I shook my head, “Nah, dude. He didn’t deserve it. It was only cuz-of that Affirmative Action bullshit that he won. Denzel should’ve won for The Hurricane in ‘99.”

My manager swung his chair around, stood up, passed me, and closed his door. On the other side, the chef walked past again, eyes narrowed.

“You can’t talk that way!” my manager said. He crossed his arms.

“Uh, what?” I asked, oblivious. I didn’t want to admit that I had mimed the words my father had said earlier.

“It makes you sound racist,” he said with a stern expression.

“I’m not a racist!” The knee-jerk reactionary words rang in the closed-in space. “My best friends in high school and college were black.”

He shook his head and walked back to his chair. He sat, posture rigid, practically imposing.

“That’s exactly what racists say.”

“But it’s true.” 

I jumped off his desk and landed with a soft thud on the ground. “I’m done here,” I swung open the door and crossed its threshold.

He called back to me, but I ignored him. I stalked into the ladies’ bathroom, cheeks burning. I’m not. I’ve never – Who does he think he is?

I didn’t know it then, but he had sown the seeds of doubt in me. 

I think back now to my high school and college friends, the ones I so boldly misused as mascots to my non-racism. I think about the trombone player with broad shoulders and a broader smile. I think about how instead of playing football as he would have been “suggested” to do, he spent his days practicing his instrument and playing Mario Kart with his white friends in his upper-middle-class home. I think about the half-black girl adopted by two white parents and how she never sounded “black”. 

Did they code-switch to match their environment? Probably. Did I know what code-switching was back in 2002? Absolutely not. 

I think about my college friend. His blackness was the butt of every joke he told since he was the minority in our circle of friends. “Horror movies have it all wrong. As a black man, lemme tell ya. There ain’t no way in hell he’s walkin’ into that house. He’s high-tailin’ it outta there.”

He’d laugh, we’d laugh, and I just wonder now if that wore away at his racial pride at all.

I didn’t do or generally say the things overt racists do, but that does not mean that it wasn’t there. From an early age, I learned from my parents to keep my feelings hidden. I’d hear Dad say things in the privacy of our home. It would be a natural occurrence for him to say the n-word or other slurs that should never be uttered. Raised in a strict and sheltered household, it was normal. This was how everyone acted. I was too close to it to see the truth.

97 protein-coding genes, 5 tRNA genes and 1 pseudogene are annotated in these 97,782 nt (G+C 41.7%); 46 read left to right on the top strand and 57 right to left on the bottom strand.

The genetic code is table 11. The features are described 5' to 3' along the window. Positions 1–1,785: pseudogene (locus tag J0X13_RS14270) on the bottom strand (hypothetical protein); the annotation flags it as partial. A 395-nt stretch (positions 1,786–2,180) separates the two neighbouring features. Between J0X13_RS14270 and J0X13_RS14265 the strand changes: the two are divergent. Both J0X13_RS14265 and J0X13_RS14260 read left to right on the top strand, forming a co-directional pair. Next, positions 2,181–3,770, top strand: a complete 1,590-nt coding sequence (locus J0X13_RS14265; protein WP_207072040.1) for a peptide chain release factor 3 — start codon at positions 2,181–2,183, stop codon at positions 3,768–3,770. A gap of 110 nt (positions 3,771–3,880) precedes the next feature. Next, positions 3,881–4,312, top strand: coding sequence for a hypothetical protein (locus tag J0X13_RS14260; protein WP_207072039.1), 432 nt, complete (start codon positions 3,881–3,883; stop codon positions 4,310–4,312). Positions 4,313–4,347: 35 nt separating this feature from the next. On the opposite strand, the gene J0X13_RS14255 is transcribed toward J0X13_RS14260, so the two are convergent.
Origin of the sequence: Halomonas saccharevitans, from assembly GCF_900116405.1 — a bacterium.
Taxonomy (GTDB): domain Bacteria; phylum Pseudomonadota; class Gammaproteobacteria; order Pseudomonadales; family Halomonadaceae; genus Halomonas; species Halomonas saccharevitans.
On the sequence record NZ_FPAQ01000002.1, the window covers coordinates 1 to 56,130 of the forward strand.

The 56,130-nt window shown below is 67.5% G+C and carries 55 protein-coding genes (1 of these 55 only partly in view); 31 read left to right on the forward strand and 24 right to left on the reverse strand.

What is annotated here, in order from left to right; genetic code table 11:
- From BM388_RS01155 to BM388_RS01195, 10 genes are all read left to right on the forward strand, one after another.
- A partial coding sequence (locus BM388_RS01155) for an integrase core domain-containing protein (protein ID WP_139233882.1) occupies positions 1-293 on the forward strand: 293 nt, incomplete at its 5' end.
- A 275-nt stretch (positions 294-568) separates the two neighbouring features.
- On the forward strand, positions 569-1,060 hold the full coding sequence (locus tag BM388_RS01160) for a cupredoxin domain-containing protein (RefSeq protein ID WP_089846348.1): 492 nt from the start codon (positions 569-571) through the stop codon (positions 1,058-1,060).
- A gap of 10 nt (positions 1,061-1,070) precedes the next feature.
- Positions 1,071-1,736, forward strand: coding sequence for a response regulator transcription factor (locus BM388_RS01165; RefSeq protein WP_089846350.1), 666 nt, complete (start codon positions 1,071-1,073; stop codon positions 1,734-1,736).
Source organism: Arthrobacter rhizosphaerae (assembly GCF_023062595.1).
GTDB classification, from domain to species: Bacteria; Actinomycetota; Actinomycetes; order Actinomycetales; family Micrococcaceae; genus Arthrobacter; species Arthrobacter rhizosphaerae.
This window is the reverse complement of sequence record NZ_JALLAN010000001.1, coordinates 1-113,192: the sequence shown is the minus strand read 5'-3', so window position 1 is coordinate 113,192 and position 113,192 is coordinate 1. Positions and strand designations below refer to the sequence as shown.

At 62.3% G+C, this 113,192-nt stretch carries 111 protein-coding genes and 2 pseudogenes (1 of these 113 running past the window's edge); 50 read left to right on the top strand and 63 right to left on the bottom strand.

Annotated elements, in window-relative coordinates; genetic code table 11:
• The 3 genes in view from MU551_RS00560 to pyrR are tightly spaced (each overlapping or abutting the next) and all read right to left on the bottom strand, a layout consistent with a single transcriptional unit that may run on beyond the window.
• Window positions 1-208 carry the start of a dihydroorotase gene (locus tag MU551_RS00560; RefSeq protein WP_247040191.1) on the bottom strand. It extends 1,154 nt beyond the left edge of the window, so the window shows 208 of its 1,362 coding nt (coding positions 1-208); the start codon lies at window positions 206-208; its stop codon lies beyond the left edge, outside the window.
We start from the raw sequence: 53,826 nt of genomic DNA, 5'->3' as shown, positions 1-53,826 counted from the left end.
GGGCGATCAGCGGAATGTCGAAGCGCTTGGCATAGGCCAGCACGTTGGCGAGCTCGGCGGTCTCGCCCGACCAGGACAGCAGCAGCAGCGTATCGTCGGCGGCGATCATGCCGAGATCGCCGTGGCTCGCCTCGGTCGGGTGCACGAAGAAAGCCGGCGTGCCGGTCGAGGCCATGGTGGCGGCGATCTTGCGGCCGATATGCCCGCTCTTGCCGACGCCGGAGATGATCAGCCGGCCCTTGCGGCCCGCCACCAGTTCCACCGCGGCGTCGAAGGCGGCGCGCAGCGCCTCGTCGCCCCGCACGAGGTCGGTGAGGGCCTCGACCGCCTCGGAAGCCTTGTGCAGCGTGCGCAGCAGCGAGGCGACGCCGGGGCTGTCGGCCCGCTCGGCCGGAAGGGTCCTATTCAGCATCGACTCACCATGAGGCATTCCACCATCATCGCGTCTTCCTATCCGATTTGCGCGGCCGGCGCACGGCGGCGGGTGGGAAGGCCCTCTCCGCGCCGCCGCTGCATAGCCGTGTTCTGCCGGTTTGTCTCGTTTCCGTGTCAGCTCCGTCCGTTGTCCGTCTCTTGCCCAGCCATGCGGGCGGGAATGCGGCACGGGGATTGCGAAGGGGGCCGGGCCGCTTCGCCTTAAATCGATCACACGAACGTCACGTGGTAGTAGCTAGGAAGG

It took one closed door and a frank word for me to realize I might be racist.

It would take longer yet to overcome the deep programming of my youth, and it would take distance from my family for me to see the source of my hate. It would take reading other people’s stories to understand how generational trauma occurs and affects people. And it would take documentarians to show me the truth about racial profiling and incarceration.

I can’t say I’m the best person to talk to about racism. I’m probably not the ally that people of color need right now. But I do know, sometimes all it takes is one nudge to change a person’s heart. 

So you can be damned sure I will speak up if I hear a racist comment. 

Island Escape

It would seem I am not okay.

Until yesterday I had assumed I was. But as another day settled and all I did was work and play Animal Crossing, I realized the truth. I’m escaping from this solitary existence into a game with ten imaginary friends.

For those not “in the know”, Animal Crossing: New Horizons is the latest in a long-going series of games developed by Nintendo. The aim is, well, nothing specific. It’s a simulation game where you pretend to be a creature living on an island. It’s pure imagination-fueled. You are given an island, basically, and you have to catch fish and bugs and garden and spend copious amounts of currency (on bridges, furniture, inclines) until you can make your island less, you know, island-y. As you travel through the game, you get cute anthropomorphic residents (my favorites are a sheep, a zebra, and an anteater). None of them have jobs or do much of anything except sometimes sing or pretend to fish and catch bugs or ask you weird random questions or give you clothes for no reason. It’s cute, it’s relaxing, and best of all, it’s all yours.

I have logged over 250 hours into the game already (released 22 Mar). It’s been all-consuming. Over a 4 day weekend, I planned to write, do some weeding, read a bit, watch a couple of movies, and finish crocheting a scarf (because: cooler weather, yo!). I managed to do… none of those things. I was caught in a vortex.

I woke on Friday morning with the best idea. Make a secret hidden amusement park at the back of my island. Once I went down that rabbit hole, it turned to adding a bamboo forest and moving all the residents into their own little village, and the list goes on.

It seems I’m not alone in my not-okay-ness. The sheer volume of people talking about it on Twitter and Facebook and Reddit, and so on, is just mind-boggling. It was my therapy, but no more. I know it for what it is. It’s an addiction.

So now that I’ve said it, did I reach the first step? Am I cured? I both hope so and hope not. Because, I love my little island and it brings me such joy. (Pictures because why not?)


(Also, for those that do play and wanna be friends, my friend code is SW-3080-7022-4167)